From body snatching to computer simulation: a celebration of 200 years of anatomy teaching in Manchester
Host: Faculty of Medical and Human Sciences
About the event:
This free public event is being run by the Faculty of Medical and Human Sciences in the University of Manchester to explore how one of the earliest anatomy schools was established and how different medical teaching is now.
In 1814 Joseph Jordan, a local doctor, set up an anatomy school on Bridge Street in Manchester. This was the first anatomy school in England outside London. Eventually this school became part of Thomas Turner’s Medical School, which went on to form part of what is now the University of Manchester Medical School. Since Jordan’s days medical education has changed dramatically.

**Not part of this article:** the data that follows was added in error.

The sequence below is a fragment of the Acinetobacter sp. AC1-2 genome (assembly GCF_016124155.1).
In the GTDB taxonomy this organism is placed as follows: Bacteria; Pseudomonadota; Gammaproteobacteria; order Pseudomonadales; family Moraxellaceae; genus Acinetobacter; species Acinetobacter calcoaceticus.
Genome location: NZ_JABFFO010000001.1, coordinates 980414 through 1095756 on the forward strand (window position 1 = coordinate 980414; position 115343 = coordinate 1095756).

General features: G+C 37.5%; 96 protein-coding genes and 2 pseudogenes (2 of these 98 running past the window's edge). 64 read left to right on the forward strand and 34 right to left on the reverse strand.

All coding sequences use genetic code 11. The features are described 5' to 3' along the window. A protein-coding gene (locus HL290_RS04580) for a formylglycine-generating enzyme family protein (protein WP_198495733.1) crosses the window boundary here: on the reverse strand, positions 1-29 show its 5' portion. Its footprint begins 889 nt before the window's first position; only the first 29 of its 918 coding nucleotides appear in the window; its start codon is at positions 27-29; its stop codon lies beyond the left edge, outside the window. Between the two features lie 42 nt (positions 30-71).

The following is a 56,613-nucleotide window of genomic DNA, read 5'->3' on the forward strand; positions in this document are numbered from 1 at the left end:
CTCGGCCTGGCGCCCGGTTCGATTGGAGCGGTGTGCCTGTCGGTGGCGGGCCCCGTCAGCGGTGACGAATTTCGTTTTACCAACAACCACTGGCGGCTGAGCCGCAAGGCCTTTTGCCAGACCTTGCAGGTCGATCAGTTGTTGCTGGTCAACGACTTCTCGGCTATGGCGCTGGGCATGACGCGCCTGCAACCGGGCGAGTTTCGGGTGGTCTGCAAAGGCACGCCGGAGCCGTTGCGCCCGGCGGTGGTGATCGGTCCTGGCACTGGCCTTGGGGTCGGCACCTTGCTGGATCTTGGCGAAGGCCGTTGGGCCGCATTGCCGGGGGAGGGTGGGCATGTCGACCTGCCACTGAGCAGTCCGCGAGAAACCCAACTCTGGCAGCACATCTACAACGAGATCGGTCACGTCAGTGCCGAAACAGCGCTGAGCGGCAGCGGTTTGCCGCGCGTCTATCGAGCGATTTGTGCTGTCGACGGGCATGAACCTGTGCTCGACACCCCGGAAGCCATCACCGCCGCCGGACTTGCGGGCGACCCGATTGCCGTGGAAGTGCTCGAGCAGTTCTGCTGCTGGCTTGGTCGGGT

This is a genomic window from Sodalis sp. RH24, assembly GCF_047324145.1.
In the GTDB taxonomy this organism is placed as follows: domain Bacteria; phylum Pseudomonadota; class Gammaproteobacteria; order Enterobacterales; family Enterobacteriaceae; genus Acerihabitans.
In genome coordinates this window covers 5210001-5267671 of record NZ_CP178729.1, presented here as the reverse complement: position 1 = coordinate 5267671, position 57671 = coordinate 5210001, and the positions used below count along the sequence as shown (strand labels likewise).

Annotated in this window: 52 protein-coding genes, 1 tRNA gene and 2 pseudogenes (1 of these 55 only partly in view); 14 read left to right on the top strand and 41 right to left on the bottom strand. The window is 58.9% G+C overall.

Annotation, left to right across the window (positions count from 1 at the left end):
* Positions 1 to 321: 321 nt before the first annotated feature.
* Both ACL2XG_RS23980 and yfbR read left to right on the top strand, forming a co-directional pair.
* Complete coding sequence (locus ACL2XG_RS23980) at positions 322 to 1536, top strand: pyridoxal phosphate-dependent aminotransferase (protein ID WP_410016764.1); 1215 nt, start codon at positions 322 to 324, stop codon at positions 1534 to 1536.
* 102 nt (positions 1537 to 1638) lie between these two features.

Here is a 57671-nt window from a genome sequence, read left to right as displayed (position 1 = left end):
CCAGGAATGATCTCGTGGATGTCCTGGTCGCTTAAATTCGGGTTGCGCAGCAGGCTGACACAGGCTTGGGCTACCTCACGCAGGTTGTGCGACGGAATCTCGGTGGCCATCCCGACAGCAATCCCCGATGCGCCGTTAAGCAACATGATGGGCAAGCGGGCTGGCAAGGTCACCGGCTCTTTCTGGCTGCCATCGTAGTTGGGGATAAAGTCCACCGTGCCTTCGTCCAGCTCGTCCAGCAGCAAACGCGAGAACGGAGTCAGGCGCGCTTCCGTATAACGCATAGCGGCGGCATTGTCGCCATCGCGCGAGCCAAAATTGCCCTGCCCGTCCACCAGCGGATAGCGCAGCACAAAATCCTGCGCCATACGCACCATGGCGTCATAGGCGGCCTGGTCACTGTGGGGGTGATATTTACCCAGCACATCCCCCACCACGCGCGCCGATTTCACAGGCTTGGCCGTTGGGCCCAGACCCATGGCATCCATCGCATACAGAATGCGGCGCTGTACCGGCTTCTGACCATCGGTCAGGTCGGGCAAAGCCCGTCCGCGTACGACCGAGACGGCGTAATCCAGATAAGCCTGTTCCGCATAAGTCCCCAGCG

To celebrate the 200th anniversary of Jordan’s school join The University of Manchester’s Museum of Medicine and Health in a discussion of the development of anatomy teaching in Manchester.
Professor Anthony Freemont, Head of Undergraduate Medical Education at the University of Manchester and Dr Sam Alberti, Director of Museums and Archives at the Royal College of Surgeons of England will discuss the story of Jordan’s anatomy school and the how the way students were taught in the early 1800s compares to 2014.
Everyone is welcome to our event. No background knowledge or expertise is required.
Registration: Please register using Eventbrite
Dr Sam Alberti
Organisation: Museums and Archives, The Royal College of Surgeons of England
Professor Anthony Freemont
Role: Professor of Osteoarticular Pathology & Head of Undergraduate Medical Education
Organisation: University of Manchester
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